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Crimes of Winter: An Inspector Sebag Mystery Paperback – May 9, 2017
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Praise for Crimes of Winter
"The third installment from Georget (Autumn, All the Cats Return, 2014, etc.) dives deeper into character than most traditional detective yarns and is written with wit, poignancy, and panache."
"Reading Crimes of Winter is particularly enjoyable because of its entertaining cast of oddball characters, but at the same time the author schools the reader in the differences between French and American policing."
—Betty Webb, Mystery Scene Magazine
"Fans of French settings will enjoy venturing outside of Paris, and the year-end holiday provides an additional measure of atmosphere to the crimes and solutions here."
Praise for Georget's Inspector Sebag Mysteries
"Georget provides great details along with a pace that lets the reader soak up those late-night swims and wine-soaked dinners in the end-of-summer Mediterranean heat."
"Savor the Gallic charm of this sizeable case for Inspector Sebag."
"Perfect deckchair entertainment."
—The Daily Mail
"Multilayered and satisfying."
About the Author
Philippe Georget was born in 1962. He works as a TV news anchorman for France-3. A passionate traveler, in 2001 he traveled the entire length of the Mediterranean shoreline with his wife and their three children in an RV. He lives in Perpignan. Summertime, All the Cats Are Bored, his debut novel, won the SNCF Crime Fiction Prize and the City of Lens First Crime Novel Prize.
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Top customer reviews
But it is an interesting story with an unusual plot, eerily similar to a recent case in Massachusetts where a young woman was found guilty of assisting in the suicide of a friend by encouraging him over the phone. The characters are many, interesting and well developed; they will be easily remembered by the reader from one book in the series to the next. The writing is well-done. It's a whodunit that will keep the reader guessing until the very end. And lots of interesting food and wine of course. Our protagonist is caught up in his own infidelity situation so as his teammates struggle to understand motivations for the case under investigation, Gilles is also attempting to resolve his own personal case and understand it. Perpignan is a real city with real places and street names so the reader can have a close look via Google Maps, Bing Images, etc. I also enjoyed the scenes involving the video camera center where a small city security force controlled the operations.
But it's not without some negatives, mostly minor things. Annoyances. Some of the dialog feels like its copied from American film noir of the 1940's. "My name is Sebag. Gilles Sebag." "Whatever you say, copper." Copper? Copper? And there's: "Bring him to me here right now and I'll make him talk". C'mon, nobody talks like that anymore since George Raft died in 1980. And then there are those wonderful little pearls of wisdom that only the French can toss out. Here's my favorite: "love without sexual exclusivity was perhaps true love"... What?! Says who? Explain that to me.....at least that was my reaction, but as I recall characters in this story just accepted the little maxim as gospel. And as a final example, can you really hear someone gulp?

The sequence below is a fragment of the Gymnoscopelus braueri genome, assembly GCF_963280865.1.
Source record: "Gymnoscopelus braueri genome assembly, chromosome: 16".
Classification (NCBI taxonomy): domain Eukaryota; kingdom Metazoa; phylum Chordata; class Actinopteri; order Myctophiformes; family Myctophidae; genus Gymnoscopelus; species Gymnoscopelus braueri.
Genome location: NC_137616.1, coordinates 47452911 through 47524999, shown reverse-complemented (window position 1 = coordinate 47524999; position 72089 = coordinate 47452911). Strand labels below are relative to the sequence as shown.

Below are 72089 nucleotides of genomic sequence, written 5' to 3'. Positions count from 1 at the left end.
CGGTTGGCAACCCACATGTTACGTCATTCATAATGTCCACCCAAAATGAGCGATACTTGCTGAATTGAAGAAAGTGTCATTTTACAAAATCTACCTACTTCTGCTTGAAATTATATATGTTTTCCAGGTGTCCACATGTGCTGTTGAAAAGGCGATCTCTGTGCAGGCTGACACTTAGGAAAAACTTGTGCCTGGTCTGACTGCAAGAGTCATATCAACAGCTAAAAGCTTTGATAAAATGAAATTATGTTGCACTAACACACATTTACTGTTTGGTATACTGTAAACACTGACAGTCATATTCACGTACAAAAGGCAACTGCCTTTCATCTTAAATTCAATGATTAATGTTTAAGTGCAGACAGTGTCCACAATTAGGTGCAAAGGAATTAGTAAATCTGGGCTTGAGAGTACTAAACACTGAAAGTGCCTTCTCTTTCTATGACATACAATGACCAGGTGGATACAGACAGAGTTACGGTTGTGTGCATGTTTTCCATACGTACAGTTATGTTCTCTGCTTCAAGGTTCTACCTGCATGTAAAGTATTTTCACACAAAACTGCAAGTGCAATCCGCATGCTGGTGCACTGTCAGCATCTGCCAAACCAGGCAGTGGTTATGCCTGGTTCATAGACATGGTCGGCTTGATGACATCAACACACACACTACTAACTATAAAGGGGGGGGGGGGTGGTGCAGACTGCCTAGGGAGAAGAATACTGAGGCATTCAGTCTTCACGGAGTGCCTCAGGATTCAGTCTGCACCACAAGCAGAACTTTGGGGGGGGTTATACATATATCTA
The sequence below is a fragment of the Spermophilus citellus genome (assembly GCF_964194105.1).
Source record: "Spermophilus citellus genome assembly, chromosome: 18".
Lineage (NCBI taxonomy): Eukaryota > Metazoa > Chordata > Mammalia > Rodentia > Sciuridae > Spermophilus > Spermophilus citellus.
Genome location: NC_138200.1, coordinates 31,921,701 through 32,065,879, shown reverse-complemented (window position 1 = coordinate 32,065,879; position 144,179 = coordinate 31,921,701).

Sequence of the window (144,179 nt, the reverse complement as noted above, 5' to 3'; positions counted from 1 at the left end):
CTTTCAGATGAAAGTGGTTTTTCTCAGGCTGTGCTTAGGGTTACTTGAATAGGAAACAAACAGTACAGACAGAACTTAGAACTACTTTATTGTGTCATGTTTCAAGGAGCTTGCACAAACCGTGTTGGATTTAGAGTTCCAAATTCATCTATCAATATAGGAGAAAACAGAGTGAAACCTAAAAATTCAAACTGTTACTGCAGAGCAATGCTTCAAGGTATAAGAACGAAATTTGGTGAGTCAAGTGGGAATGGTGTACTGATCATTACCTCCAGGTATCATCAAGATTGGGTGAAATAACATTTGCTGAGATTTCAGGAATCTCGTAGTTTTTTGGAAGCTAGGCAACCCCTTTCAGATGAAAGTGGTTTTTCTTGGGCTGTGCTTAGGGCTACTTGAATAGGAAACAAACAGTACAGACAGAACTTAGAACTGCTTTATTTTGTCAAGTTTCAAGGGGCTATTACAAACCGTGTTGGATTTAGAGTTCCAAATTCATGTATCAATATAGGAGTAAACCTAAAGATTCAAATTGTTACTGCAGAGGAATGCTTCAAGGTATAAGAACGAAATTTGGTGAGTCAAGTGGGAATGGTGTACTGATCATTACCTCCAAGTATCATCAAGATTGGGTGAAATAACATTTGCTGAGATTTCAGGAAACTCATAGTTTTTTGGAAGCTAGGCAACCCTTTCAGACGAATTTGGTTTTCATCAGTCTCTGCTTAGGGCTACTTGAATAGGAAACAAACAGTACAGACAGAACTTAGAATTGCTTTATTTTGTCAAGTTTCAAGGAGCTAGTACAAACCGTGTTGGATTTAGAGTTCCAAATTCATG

But there is one significant flaw for me - I don't like Sebag. He goes on and on about his own problem to the point where it bored me. He was just too annoying for me, and not in an endearing way. I wanted to belt him in the chops and scream "Man up!" Admittedly though I'm glad I read "Crimes of Winter" and I recommend it as something "typically French", my perception. I won't read other Sebag novels.
In any case, each one is a super character driven story with a complicated plot. So much so that this was the first one I took notes on to try and figure out the solution myself. So, I was wrong. But it was an intriguing path from the initial crime to the denouement.
Sebag is not the bumbling detective you often read of, nor is he the know-it-all expert, two types that seem to fill mystery novels. Instead, he's filled with angst and depression and has started drinking heavily because of recent news about his wife (saving you a spoiler alert). He's flawed, he's moody, he's competitive (a bit pissy at times), and is completely unpredictable at when he works. That's probably because I'm not acquainted with French workdays, but it appears they start late and work into the night regularly.
In this one, his children don't figure in much at all, and his wife a great deal. But even though she does, I feel like I learned less about her despite more of her. She's just not as interesting as Sebag is. He shows her completely apart from her "life", such as her work, friends, etc. On Sebag we learn every single detail, but on her, we really know little. And that's okay because so far she's pretty shallow.
He's emotionally fragile and doesn't always get it right with his calculations, but it's more the dotting the "i"s and crossing the "t"'s that solves the case. The fact that much of the plot parallels his own life (almost to an overdone degree) makes him a little more sloppy this go around.
I stayed up late in the night to finish this and was pleased with the journey. Can't wait to see more.
Also, I believe (not positive) that he wrote Monsieur Linh and His Child, which was not a mystery but one of the most intense novels I've ever read...painful and sharp. It's not to miss.